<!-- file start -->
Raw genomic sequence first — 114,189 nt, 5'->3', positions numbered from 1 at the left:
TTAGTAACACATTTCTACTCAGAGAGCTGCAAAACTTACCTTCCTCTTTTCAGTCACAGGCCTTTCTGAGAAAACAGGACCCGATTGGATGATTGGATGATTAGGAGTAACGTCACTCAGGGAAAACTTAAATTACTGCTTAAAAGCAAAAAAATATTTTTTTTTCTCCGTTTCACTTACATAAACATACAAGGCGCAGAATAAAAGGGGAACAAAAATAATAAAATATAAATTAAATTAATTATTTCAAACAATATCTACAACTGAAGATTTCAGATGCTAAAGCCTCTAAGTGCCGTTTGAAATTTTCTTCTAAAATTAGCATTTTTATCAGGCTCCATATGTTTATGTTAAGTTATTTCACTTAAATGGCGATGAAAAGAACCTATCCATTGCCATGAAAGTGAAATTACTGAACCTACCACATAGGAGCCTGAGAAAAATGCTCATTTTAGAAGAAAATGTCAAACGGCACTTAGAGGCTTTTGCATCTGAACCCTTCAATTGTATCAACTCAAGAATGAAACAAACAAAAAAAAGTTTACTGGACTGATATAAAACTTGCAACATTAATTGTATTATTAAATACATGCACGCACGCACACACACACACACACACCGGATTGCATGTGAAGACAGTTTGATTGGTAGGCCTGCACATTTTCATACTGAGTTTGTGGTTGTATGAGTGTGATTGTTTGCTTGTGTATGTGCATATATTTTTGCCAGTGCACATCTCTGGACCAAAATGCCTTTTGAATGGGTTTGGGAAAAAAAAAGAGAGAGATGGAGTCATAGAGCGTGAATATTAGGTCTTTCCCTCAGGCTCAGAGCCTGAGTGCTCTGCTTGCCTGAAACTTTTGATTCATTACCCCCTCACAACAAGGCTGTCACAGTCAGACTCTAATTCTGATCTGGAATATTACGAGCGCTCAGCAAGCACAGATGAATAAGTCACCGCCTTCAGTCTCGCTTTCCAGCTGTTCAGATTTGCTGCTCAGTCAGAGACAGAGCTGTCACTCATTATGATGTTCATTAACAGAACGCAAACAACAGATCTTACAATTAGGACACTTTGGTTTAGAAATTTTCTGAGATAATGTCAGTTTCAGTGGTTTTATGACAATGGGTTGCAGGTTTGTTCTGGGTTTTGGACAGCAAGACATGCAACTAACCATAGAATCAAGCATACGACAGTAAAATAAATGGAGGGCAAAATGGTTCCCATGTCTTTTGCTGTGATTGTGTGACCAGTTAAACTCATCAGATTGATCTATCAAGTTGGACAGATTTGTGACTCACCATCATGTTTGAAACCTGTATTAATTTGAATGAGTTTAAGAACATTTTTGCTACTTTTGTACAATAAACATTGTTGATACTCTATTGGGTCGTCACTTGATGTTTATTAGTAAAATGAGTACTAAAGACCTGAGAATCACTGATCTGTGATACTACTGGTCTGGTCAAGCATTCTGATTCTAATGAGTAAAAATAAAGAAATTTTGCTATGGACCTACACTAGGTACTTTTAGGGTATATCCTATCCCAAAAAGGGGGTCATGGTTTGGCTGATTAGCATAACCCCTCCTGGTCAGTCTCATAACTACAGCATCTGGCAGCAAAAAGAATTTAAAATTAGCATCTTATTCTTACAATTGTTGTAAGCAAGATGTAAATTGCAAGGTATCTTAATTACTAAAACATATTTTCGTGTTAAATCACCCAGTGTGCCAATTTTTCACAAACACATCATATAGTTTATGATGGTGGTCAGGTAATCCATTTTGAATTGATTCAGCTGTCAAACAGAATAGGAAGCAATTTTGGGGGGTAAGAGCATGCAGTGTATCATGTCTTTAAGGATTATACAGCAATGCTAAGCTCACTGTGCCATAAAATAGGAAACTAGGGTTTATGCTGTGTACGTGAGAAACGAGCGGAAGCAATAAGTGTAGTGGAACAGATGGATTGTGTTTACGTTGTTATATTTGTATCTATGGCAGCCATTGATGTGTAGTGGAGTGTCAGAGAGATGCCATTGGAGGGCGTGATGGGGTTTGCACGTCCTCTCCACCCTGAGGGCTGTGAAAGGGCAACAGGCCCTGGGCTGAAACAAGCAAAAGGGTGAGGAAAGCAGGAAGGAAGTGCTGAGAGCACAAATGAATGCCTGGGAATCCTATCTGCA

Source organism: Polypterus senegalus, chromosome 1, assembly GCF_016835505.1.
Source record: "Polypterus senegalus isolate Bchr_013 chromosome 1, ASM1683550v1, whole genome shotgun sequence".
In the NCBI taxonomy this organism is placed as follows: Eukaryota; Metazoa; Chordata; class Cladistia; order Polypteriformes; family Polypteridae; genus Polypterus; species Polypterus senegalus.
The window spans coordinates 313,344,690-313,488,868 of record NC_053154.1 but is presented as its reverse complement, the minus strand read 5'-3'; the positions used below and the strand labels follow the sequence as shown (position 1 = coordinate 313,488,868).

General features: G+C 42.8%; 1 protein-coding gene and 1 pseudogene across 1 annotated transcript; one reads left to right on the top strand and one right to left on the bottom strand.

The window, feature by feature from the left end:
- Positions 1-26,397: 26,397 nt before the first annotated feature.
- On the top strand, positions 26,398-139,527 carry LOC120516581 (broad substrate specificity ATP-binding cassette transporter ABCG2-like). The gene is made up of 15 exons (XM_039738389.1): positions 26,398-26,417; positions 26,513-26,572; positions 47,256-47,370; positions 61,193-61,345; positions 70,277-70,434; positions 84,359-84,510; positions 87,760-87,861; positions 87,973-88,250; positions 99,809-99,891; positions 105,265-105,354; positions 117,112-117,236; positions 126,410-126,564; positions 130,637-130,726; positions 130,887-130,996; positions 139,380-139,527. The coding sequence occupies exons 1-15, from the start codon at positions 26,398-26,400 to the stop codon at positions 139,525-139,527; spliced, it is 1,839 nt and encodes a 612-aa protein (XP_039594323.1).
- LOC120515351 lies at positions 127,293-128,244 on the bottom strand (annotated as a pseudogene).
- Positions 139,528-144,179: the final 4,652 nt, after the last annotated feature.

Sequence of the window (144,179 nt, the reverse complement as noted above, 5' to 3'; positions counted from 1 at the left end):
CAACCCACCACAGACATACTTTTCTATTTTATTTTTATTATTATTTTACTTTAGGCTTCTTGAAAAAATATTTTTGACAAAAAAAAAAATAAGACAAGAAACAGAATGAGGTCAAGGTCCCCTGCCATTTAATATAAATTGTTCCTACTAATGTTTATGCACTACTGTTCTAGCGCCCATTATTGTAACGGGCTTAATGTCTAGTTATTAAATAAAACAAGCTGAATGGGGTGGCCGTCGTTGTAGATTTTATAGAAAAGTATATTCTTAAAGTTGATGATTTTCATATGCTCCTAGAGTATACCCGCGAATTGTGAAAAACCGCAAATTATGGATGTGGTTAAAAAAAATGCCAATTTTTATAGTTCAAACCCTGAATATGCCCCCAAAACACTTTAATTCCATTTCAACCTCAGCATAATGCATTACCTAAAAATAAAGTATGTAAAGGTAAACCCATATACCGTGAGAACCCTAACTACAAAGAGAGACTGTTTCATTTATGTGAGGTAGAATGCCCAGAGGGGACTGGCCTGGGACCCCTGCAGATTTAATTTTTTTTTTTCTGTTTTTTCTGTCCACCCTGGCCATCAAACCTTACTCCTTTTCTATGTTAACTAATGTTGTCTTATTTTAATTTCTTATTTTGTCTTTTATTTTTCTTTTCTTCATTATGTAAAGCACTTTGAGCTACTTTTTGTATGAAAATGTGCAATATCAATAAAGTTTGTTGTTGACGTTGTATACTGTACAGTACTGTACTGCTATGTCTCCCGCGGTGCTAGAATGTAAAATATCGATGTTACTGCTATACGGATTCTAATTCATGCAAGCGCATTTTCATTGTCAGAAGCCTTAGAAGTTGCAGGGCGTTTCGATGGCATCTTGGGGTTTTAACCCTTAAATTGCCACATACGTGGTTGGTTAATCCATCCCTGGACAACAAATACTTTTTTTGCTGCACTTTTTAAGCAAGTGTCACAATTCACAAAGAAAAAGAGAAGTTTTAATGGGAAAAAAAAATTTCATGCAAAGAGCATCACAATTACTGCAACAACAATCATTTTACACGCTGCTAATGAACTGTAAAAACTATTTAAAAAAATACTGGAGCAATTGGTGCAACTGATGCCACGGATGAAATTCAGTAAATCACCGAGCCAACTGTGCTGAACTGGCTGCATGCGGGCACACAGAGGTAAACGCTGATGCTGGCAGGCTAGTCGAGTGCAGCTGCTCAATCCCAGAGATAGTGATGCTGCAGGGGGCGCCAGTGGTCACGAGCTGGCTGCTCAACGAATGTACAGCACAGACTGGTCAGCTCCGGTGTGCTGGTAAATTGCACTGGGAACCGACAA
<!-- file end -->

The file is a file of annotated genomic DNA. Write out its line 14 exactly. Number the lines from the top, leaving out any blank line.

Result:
CAACCCACCACAGACATACTTTTCTATTTTATTTTTATTATTATTTTACTTTAGGCTTCTTGAAAAAATATTTTTGACAAAAAAAAAAATAAGACAAGAAACAGAATGAGGTCAAGGTCCCCTGCCATTTAATATAAATTGTTCCTACTAATGTTTATGCACTACTGTTCTAGCGCCCATTATTGTAACGGGCTTAATGTCTAGTTATTAAATAAAACAAGCTGAATGGGGTGGCCGTCGTTGTAGATTTTATAGAAAAGTATATTCTTAAAGTTGATGATTTTCATATGCTCCTAGAGTATACCCGCGAATTGTGAAAAACCGCAAATTATGGATGTGGTTAAAAAAAATGCCAATTTTTATAGTTCAAACCCTGAATATGCCCCCAAAACACTTTAATTCCATTTCAACCTCAGCATAATGCATTACCTAAAAATAAAGTATGTAAAGGTAAACCCATATACCGTGAGAACCCTAACTACAAAGAGAGACTGTTTCATTTATGTGAGGTAGAATGCCCAGAGGGGACTGGCCTGGGACCCCTGCAGATTTAATTTTTTTTTTTCTGTTTTTTCTGTCCACCCTGGCCATCAAACCTTACTCCTTTTCTATGTTAACTAATGTTGTCTTATTTTAATTTCTTATTTTGTCTTTTATTTTTCTTTTCTTCATTATGTAAAGCACTTTGAGCTACTTTTTGTATGAAAATGTGCAATATCAATAAAGTTTGTTGTTGACGTTGTATACTGTACAGTACTGTACTGCTATGTCTCCCGCGGTGCTAGAATGTAAAATATCGATGTTACTGCTATACGGATTCTAATTCATGCAAGCGCATTTTCATTGTCAGAAGCCTTAGAAGTTGCAGGGCGTTTCGATGGCATCTTGGGGTTTTAACCCTTAAATTGCCACATACGTGGTTGGTTAATCCATCCCTGGACAACAAATACTTTTTTTGCTGCACTTTTTAAGCAAGTGTCACAATTCACAAAGAAAAAGAGAAGTTTTAATGGGAAAAAAAAATTTCATGCAAAGAGCATCACAATTACTGCAACAACAATCATTTTACACGCTGCTAATGAACTGTAAAAACTATTTAAAAAAATACTGGAGCAATTGGTGCAACTGATGCCACGGATGAAATTCAGTAAATCACCGAGCCAACTGTGCTGAACTGGCTGCATGCGGGCACACAGAGGTAAACGCTGATGCTGGCAGGCTAGTCGAGTGCAGCTGCTCAATCCCAGAGATAGTGATGCTGCAGGGGGCGCCAGTGGTCACGAGCTGGCTGCTCAACGAATGTACAGCACAGACTGGTCAGCTCCGGTGTGCTGGTAAATTGCACTGGGAACCGACAA